For many, Thanksgiving is synonymous with turkey. We rarely
consider the history of our food products, but turkey is a
completely North American bird with a strong connection to
Oregon and the Pacific Northwest.
At one time, Oregon produced 30% of the West Coast supply
of turkey. But, several years ago, the Oregon turkey industry--which,
at its height, produced nearly 3 million birds annually--ceased
to exist. This was due to a bankruptcy of Oregon's primary
turkey processor, brought about in part by a recall of about
70,000 birds just before Thanksgiving. While this signaled
the end of commercial turkey production in Oregon, a few small
producers continue to produce birds for local markets and
many Oregon customers.
The modern commercial turkey has its roots in Oregon, where
farmers played a dominant role in its development. Earliest
records show turkeys in Astoria in 1813, and that turkeys
were on many Oregon farms by 1846. Prior to the '20s, turkeys
were a farm sideline with the bronze turkey as the standard.
Many brought their birds to various shows for premium money
and to sell breeding stock. During this time, Ward Cockeram,
a turkey grower from Oakland, developed his "blackbirds"
for meat production. In addition, Oregon producers Herman
Odell and Joe Kupetz, as well as R.D. Mitchell from Washington,
also were selecting for body size.
Then, at the Portland International Livestock Show, Jesse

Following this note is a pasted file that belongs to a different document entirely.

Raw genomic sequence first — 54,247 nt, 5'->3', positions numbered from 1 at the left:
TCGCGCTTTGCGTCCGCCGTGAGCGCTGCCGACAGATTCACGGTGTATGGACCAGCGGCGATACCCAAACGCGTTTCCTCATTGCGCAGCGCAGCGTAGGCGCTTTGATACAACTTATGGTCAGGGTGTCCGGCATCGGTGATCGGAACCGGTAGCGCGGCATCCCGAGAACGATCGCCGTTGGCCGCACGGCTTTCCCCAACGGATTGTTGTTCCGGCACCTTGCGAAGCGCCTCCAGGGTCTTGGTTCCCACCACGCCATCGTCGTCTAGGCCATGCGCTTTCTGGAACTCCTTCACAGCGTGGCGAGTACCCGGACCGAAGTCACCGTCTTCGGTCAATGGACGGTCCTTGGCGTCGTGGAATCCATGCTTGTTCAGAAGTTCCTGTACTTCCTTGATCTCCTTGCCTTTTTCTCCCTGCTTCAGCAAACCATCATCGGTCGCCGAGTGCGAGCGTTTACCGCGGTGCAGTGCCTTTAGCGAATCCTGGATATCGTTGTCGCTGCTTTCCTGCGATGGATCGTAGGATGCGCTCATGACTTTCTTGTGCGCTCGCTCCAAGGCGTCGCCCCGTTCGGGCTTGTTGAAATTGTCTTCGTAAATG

Throessell from Bri-tish Columbia showed his "Sheffield
bronze" turkeys. The Oregon and Washington growers were
impressed by these birds, bought stock, and bred it with their
It was the ingenuity of Oregon and Pacific Northwest turkey
producers in the 1920s and '30s that made the turkey industry
what it is today. Even though our Oregon turkey industry is
gone, the history of Oregon's influence on the industry nationwide
Origin of the turkey
The bird that we call the turkey is, basically, a North American
pheasant or grouse. It is native to the eastern and southeastern
United States and into Mexico. It is one of the only North
American native animals (certainly the only bird) to be domesticated
into a major-production agriculture animal. There are two
species, turkey and ocellated turkey--with the latter native
to the jungles of Mexico.
The U.S. produces about 280 million turkeys annually, with
consumption of about 18 pounds of turkey per person per year.
How did we get to where we are today in the turkey industry
from the wild game bird of the southern United States?
The Aztecs first domesticated the turkey in Mexico some time
before A.D. 700. In their conquest of the New World, Columbus
and the Spaniards found domestic turkeys in Central America
in the 1500s. In one of his later trips, Columbus was given
what was thought to be a turkey by native Hondurans in 1502.
However, the first confirmation that turkeys were taken to
Europe was in 1511, when they were introduced to Spain.
After nearly 100 years in Europe, domesticated turkeys sporting
their new colors were taken with settlers back to the New
World in the early 1600s. Evidences of domestic turkeys has
been found in Jamestown in 1607, and Massachusetts in 1629.
Since turkeys were native to the New World, and wild turkeys
existed near farms set up by the settlers, the native birds
crossbred with the domestic European varieties. The crosses
took on the color of the native eastern turkey (bronze), and
many were larger in size than the European varie-ties.
This is what graces our holiday tables and sandwiches today!
Written by James Hermes. Mr. Hermes is a poultry specialist
with the Oregon State University Extension services.
Statesman Journal newspaper, Business pages, Agriculture
column, November 11, 2001